Let's Make Robots!


Drum on stuff

Final Update:

Welp drumbot was interesting, I got him to the point where he could approach, align, and drum on objects, but shortly thereaftrer the gears stripped on one of his GM10 stick motors when the stick got stuck on something.  *sigh*  In any case, DrumBot is finished, and his components are now being reclaimed for a rebuild of igor :-).  Pics of that coming soon-ish.


This is the makings of my drumming robot.  I know, I know, it's been done again and again, but hey I guess Fritsl started a craze :-)  Anywho, I am using a stripped down toy tank chassis as the base, an Arduino for the brains, a solarbotics L298 board to drive the tread motors and a custom SN754410 board I made to control the sticks, which are very much like the ones from LDM, GM10's with 1/4" aluminum tubing.  For the sonar, I am using a parallax PING.  I am still figuring out exactly how I want it to go together, but this is the basic bits of it....



UPDATE: 10/4/2008 -

I got some time in with the glue gun today, and got DrumBot mostly assembled.  I wrote a quick test program to test out my wiring, and the servo, the PING, and the 2 drumsticks work great.  The drive motors work, however the arduino resets if I engage the both at once.  I suppose I will have to have a secondary motor power pack or something after all :-/

Anyways, once I work that out, Drumbot will be ready to roll, or maybe it's ROCK N' ROLL :-)




So indeed he is underpowered, there is apparently quite a voltage drop due to the L298.  I will have to pick up a small maybe 2xAA holder and piggy-back it with the other batteries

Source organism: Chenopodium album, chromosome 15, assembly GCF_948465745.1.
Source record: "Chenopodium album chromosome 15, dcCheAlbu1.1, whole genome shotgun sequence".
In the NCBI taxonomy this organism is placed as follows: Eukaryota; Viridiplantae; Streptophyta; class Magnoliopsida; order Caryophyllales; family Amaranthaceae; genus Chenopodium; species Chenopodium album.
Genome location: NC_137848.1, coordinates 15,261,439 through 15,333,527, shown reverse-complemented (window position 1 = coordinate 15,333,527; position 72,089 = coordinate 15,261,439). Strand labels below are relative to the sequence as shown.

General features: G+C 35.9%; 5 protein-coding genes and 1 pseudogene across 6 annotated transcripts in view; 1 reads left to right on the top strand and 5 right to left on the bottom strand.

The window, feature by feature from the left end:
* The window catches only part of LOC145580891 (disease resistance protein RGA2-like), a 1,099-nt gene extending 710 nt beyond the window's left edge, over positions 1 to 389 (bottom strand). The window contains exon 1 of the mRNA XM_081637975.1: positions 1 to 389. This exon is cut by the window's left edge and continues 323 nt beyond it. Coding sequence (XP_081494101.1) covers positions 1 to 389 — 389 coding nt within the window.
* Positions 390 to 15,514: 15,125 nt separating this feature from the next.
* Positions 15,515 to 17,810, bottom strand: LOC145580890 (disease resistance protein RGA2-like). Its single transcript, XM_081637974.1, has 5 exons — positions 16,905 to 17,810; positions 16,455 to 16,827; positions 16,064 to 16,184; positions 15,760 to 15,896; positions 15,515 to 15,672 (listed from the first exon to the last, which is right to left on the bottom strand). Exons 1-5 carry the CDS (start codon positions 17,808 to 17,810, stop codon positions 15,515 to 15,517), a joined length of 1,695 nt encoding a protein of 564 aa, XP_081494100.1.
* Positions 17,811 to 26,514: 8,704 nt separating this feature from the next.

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Nice project. How did you connect the ultra sonic ping))) to the arduino?


Its regulated. I think i should take the routerobotologist suggested and buy a more resiliant chip. 

Another clue mentioned was that the h-bridge operates fine at 7.2 volts, but gets warm at 13.8 volts. The motor winding resistance will be the same in either case. As an estimate, say the motors are pulling 360 mA (for easy math) from the 7.2v. That would give the motor resistance to be 20 ohms (ignoring transistor losses) by the V= IR changed to V/I = R formula. So if you increase the voltage to 13.8v, the motor coil will always be 20 ohms, the current becomes 690 mA from the formula V/R=I. That 690 mA is above the continuous current rating of the L293D, which would be a good reason why it is heating up.

Is there some device you are wanting to add to the tank base that requires 12 volts? If not, why not just use the 7.2 volt pack?


Theres nothing that needs that much power, the reason i wanted to use the 13.8v supply was so that i could get some decent programming time without being restricted to however long the battery lasts. My plan was to use a long cable i have from some garden lighting to feed power to him permanently. 


I may have to rethink my  strategy though and just buy another power supply that is adjustable.  

When i use it with a 7.2v battery its fine, but i have a 13.8 power supply that i have been trying to get it all working with. Its when i use that that things go wrong.




thats the power supply, its the M20W one.  I am using a regulator with it too. 


Im stil new to all of this, ive tried measuring amps and current but im somewhat baffled by it all. I kinda get it but then i cant apply what i think i understand of it all.  

is the 13.8 power supply an unregulated wall power supply? If so without a load it is likely supplying 15-16 volts and the amperage is too high.

Have you had any problems with the l293?


 Im trying to power two motors with mine and it keeps overheating. 

Might need an L298 (here or here) or bigger, any specs on the motors? Measuring resistance  across the motor terminals while turning slightly can get you a number to use with Ohms Law for stall current draw.
What are you using to power it? Are you using it on a project board or did you sodler something? Could be a short... They do get warm when you use them.
cool base !!!! it realy makes the robot look good!